Hey, do you want to know what can be worse than getting COVID? Having rent that’s too high, needing food that’s too expensive, working casual shifts during a multidemic, getting COVID, and then finding out that the government doesn’t have your back. Unfortunately, too many Aussies were in this situation earlier this year. This is because on June 30, the COVID-19 Pandemic Leave Disaster Payment scheme temporarily ended.
To catch you all up to speed, the COVID-19 Pandemic Leave Disaster Payment scheme is a stash of cash for folks that can’t work due to getting the dreaded spicy cough. These $750-a-week payments can help these people out while they’re isolating. It is meant for those of us who don’t have any sick leave available through their employer.
Now, the timing of this scheme ending was rather rubbish. Thanks to the Omicron sub-variants BA.4 and BA.5, we were on the precipice of another COVID wave. These two versions of the virus are to this day, more infectious, better at evading vaccine immunity, and have a greater chance of reinfecting someone who’s already had said illness.
However, following a snap cabinet meeting, our Prime Minister, Anthony Albanese on July 16 announced the payments would be reinstated until September 30. They were made available from July 20 and could be backdated to the start of that month.
These payments are also available to those who need to stay at home to care for someone who is unwell with COVID, such as a person with a disability or children under the age of 16.
“I want to make sure that people aren’t left behind, that vulnerable people are looked after and that no-one is faced with the unenviable choice of not being able to isolate properly without losing an income and without being put in a situation that is very difficult,” he said after a national cabinet meeting on Saturday.
Initially, the meeting was to be held on Monday, July 18. The ABC had reported that the attendees of the meeting might discuss whether or not the COVID-19 Pandemic Leave Disaster Payment scheme should be reinstated.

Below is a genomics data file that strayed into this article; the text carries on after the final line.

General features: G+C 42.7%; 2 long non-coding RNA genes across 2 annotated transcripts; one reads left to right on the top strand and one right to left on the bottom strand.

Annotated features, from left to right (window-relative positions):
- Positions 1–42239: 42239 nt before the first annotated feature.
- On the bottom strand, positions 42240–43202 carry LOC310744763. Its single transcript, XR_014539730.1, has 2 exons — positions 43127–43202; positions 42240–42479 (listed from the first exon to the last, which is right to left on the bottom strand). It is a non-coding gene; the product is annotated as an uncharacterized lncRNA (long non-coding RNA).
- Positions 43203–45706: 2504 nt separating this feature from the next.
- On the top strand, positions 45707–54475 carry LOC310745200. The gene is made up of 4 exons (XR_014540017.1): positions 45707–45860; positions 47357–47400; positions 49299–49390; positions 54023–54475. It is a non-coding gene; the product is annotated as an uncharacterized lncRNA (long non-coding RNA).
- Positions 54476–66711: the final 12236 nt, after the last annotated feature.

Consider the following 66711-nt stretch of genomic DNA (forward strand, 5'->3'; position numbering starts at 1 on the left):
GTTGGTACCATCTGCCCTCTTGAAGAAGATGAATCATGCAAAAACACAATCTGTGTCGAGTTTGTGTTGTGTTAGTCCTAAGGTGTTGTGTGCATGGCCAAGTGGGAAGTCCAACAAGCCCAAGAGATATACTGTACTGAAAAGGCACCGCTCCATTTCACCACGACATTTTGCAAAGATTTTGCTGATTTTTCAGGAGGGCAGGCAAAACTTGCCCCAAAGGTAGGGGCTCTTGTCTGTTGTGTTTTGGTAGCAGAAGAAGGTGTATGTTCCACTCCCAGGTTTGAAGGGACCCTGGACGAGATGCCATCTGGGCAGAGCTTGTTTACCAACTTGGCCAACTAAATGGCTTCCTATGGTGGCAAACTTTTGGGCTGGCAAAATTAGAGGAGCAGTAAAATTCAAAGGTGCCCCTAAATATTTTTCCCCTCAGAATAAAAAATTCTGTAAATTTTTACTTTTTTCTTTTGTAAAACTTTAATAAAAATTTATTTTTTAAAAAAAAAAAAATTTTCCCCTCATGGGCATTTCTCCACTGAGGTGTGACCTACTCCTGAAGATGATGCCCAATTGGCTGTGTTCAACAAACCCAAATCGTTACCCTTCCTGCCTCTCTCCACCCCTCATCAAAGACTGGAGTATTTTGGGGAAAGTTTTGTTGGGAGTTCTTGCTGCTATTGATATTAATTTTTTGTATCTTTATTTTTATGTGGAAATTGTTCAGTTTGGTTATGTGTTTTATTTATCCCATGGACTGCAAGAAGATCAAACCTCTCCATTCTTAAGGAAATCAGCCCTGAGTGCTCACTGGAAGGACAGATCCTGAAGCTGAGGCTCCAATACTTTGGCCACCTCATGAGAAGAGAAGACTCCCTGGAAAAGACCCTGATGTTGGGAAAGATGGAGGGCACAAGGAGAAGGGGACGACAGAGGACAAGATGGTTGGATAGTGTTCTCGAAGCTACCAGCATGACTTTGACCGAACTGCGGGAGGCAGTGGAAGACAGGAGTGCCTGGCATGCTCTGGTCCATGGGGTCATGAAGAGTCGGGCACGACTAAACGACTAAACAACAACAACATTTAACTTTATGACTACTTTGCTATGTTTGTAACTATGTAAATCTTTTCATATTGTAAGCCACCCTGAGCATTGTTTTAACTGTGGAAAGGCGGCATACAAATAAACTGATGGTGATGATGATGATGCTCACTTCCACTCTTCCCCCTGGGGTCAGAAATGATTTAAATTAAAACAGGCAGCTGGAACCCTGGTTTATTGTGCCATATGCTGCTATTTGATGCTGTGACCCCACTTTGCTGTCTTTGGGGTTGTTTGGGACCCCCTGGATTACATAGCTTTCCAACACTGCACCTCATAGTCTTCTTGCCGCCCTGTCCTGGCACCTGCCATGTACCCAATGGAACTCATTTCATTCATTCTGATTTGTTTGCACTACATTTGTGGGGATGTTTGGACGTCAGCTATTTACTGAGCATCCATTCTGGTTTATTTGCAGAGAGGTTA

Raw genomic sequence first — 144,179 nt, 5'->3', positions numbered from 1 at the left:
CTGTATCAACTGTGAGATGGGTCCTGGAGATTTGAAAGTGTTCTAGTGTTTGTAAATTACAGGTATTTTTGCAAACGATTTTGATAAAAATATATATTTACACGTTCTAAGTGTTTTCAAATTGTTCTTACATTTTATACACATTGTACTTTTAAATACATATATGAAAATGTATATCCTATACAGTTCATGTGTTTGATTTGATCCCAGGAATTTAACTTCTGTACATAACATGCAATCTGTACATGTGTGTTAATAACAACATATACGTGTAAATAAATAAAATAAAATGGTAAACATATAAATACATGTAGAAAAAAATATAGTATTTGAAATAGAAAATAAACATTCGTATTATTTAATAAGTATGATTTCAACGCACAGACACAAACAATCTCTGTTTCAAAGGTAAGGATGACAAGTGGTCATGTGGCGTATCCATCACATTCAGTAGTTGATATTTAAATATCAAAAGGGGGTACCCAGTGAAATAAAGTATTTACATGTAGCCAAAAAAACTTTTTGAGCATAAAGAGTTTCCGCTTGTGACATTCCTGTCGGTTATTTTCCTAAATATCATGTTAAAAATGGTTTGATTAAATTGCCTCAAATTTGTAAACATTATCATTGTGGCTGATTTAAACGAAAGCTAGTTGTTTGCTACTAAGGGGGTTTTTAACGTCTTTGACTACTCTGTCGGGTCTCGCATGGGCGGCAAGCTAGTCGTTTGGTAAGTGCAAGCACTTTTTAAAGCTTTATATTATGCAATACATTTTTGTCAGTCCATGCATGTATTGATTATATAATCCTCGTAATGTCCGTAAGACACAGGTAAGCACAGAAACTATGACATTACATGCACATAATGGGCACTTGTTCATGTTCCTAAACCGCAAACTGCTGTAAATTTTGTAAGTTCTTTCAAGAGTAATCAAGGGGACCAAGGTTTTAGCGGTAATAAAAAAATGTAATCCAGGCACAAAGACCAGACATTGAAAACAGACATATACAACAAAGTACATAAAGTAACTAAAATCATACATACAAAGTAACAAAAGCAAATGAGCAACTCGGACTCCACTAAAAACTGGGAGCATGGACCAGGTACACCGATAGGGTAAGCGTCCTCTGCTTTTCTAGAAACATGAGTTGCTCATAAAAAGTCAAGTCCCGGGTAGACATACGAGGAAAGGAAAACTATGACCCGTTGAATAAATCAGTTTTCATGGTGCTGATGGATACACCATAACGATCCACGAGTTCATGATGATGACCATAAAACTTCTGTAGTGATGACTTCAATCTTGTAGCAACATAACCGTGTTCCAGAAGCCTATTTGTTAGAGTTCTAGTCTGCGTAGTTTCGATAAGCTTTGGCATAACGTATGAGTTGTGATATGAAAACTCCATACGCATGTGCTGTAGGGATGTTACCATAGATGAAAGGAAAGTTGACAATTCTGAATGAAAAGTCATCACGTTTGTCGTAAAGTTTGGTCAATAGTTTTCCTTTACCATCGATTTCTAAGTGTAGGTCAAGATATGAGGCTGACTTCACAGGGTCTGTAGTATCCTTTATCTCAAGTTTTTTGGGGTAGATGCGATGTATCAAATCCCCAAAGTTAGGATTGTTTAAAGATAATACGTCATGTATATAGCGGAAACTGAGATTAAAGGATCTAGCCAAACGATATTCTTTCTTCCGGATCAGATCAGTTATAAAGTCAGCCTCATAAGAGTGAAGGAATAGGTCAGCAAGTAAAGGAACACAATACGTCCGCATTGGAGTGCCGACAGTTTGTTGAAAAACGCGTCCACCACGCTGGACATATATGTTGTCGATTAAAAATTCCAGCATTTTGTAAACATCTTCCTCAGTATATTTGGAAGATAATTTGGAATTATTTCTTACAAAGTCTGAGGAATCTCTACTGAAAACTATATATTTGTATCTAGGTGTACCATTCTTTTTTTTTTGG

Moreover, as of September 14, the government decided to extend this scheme past the end of this month. A media release by Albanese declared, “The payment will remain available for as long as mandatory isolation periods are applied by all States and Territories.”
The Government’s Original Position
As previously noted, there was a two week period in June where the Federal Government wasn’t giving out these payments. Additionally, according to the Nine Network, these politicians had stated that it wouldn’t budge on this issue. On July 11, instead of owning up to its decision, Labor passed the buck. Mark Butler, the Federal Health Minister, said, “This payment was designed and budgeted by the former government and all state governments to come to an end on June 30.”
He also stated, “If we extended these for a couple of months, we would have had this discussion at that time. These are hard decisions you have to make when you’re $1 trillion in debt.”
Albanese also defended the decision not to reinstate the payments at an earlier date, stating he was following the timeline laid out by the previous government.
“We didn’t make the decision, the former government did in consultation with the states and territories. When the health circumstances changed, we’ve responded,” he said.
“We’ve responded collectively — the Commonwealth with states and territories — and that is appropriate.”
At this time, a lot of people were calling for the Disaster Payment scheme to be extended. For instance, The Australian Council of Trade Unions’ Liam O’Brien explained to Yahoo Finance Australia that this call would have encouraged some people to work while they’re sick, resulting in even more folks becoming ill.
He said, “If governments are asking people to isolate, then the Federal Government needs to support them to ensure they are not missing out on pay and falling behind on their bills while they do that.”
Another person who voiced their concern is Fynn Barker, a cook at Small Time Group pizzeria in Melbourne. He outlined to the Sydney Morning Herald, “Inflation and electricity prices are high, my bills have nearly doubled this month, and rent’s gone up as well.” Barker also noted, “Missing a week of work would put me in a pretty tough spot.”
It’s therefore a relief that the Federal Government listened to its constituents and drastically changed its set course. Doing so legit saved lives, kept people employed, and prevented this year’s winter from being even more gruesome.